published in the online edition of Clinical
Infectious Diseases supports World Health Organization (WHO)
recommendations for the use of drug susceptibility testing to select drugs for
the treatment of drug-resistant tuberculosis. Drug susceptibility testing for
ethambutol, pyrazinamide and second-line anti-tuberculosis (TB) treatment was shown to
provide clinically useful information for the selection of treatment regimens
for multidrug-resistant TB (MDR-TB) and extensively drug-resistant TB (XDR-TB).
The chances of treatment success were increased between 1.7 and 4.6-fold when
susceptibility testing showed that the use of an individual agent was
“For all drugs
tested, use of that drug was associated with higher odds of treatment success
compared to failure and relapse, or compared to failure, relapse and death if
the isolate was susceptible rather than resistant to that drug,” comment the
authors. “These findings suggest that DST [drug susceptibility testing]
results, using current methods, can be useful for the selection of TB drugs in
individualized treatment of patients with MDR-TB.”
is a growing global health problem. MDR-TB is defined as TB with resistance to
the key first-line drugs isoniazid and rifampin, whereas XDR-TB involves resistance
to isoniazid and rifampin, at least one drug in the fluoroquinolone class and
one or more injectable second-line drugs.
WHO recommend that people with MDR- or XDR-TB should receive individualised treatment with
regimens selected on the basis of drug susceptibility testing. However, such
tests are performed for only 5% of TB cases and susceptibility
tests have not been validated against treatment outcomes.
Members of an
expert group convened by WHO to develop guidance for the treatment of
drug-resistant TB therefore conducted an analysis of treatment outcomes in
8955 people with MDR- or XDR-TB according to drug susceptibility results.
Information on the
patients was gathered from 31 previously published cohort studies; these were
conducted in all world regions.
the following drugs was analysed: the
first-line drugs ethambutol and pyrazinamide and also drugs from classes used
in second-line therapy – injectable drugs (streptomycin, kanamycin, amikacin
and capreomycin), fluoroquinolones
(ofloxacin, levofloxacin and later-generation quinolones) and drugs from group
4 agents (ethionamide/prothionamide, cycloserine or para-aminosalicylic acid).
Data were also
obtained on individual patient demographics, clinical features of TB disease, culture
results, chest X-ray, sputum smear results, HIV infection status and use of
antiretroviral therapy (ART).
The patients had a
mean age of 39 years, 68% were male, 60% had received previous first-line TB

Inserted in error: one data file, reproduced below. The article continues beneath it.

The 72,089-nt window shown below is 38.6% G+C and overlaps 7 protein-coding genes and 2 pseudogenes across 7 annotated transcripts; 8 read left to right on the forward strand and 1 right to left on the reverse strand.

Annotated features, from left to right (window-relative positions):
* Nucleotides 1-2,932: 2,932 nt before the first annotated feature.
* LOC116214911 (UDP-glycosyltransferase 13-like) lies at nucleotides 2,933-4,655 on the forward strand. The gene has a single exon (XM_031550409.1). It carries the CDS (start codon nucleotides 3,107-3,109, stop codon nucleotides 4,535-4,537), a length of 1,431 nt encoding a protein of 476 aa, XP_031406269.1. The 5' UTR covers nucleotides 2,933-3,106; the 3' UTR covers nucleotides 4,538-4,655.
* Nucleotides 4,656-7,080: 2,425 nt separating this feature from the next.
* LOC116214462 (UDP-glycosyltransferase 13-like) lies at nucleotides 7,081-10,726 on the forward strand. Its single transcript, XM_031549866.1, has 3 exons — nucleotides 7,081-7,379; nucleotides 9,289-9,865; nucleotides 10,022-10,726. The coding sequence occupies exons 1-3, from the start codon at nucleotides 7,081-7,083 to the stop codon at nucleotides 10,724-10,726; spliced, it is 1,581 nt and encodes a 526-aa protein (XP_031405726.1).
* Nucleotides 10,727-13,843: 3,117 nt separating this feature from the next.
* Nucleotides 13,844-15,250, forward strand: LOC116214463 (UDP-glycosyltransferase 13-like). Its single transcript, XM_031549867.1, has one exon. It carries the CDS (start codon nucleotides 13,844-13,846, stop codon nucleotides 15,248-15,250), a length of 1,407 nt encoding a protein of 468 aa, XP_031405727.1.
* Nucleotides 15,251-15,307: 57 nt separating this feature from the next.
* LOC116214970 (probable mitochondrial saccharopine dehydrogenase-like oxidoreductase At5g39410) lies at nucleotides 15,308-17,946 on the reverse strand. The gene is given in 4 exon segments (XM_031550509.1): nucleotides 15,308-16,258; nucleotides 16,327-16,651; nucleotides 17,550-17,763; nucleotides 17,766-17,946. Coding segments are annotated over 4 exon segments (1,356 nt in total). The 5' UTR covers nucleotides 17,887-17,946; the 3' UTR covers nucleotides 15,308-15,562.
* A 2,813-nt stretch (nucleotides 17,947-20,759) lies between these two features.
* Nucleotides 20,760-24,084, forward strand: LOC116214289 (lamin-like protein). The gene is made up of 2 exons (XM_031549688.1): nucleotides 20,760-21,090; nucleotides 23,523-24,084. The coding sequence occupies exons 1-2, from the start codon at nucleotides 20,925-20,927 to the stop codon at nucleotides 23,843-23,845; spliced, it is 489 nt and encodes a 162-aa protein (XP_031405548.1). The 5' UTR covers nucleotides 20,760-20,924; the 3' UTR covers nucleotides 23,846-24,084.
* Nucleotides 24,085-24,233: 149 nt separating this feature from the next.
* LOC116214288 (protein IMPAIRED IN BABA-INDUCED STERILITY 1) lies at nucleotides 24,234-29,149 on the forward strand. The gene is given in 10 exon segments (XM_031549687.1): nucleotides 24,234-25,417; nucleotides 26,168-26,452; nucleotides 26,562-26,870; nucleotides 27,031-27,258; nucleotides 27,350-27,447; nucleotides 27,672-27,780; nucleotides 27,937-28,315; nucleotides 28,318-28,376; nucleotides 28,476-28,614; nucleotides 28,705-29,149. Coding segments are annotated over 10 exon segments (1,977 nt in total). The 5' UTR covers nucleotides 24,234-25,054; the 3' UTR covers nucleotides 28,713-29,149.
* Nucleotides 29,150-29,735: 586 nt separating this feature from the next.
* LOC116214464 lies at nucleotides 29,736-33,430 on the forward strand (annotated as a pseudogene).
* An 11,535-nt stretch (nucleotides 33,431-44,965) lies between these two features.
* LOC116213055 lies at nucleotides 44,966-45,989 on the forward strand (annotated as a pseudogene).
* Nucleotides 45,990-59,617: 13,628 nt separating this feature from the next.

therapy and 11% treatment with second-line TB agents. Overall, 12% of patients were living with
HIV but only 1.3% of these patients received ART during TB therapy.
Of the 31 studies
included in the analysis, 27 reported in results of drug susceptibility testing
for ethambutol and pyrazinamide with 26 studies reporting on the results of
susceptibility testing for second-line drugs.
For each of the
drugs analysed, the odds of treatment success (versus failure/relapse) were
significantly higher when the agent was susceptible rather than resistant to that
specific drug. Results were similar when death was included as an unsuccessful
For the most part,
the association between susceptibility and drug effect did not vary importantly
remained robust in a series of sensitivity analyses that adjusted for patient
characteristics, availability of treatment options and resistance to other
second-line drugs. The adjusted odds of treatment success after susceptibility
testing for ethambutol, pyrazinamide and drugs in group 4 ranged from 1.7 to
2.3. For second-line injectables and fluoroquinolones, the odds ranged from
2.4 to 4.6.
“To our knowledge
this is the first evidence of the association of DST results for second line
drugs and treatment outcomes,” write the investigators. “These findings should
be generalizable, since patients were treated at 31 different centres – located
in all WHO regions, including some very resource-limited settings.”
They conclude that
drug sensitivity testing for ethambutol, pyrazinamide and second-line TB drugs
provides useful information for the selection of drugs for the therapy of
MDR-TB. However, the authors call for further studies to “improve, standardize
and validate laboratory methods and critical concentrations for these tests.”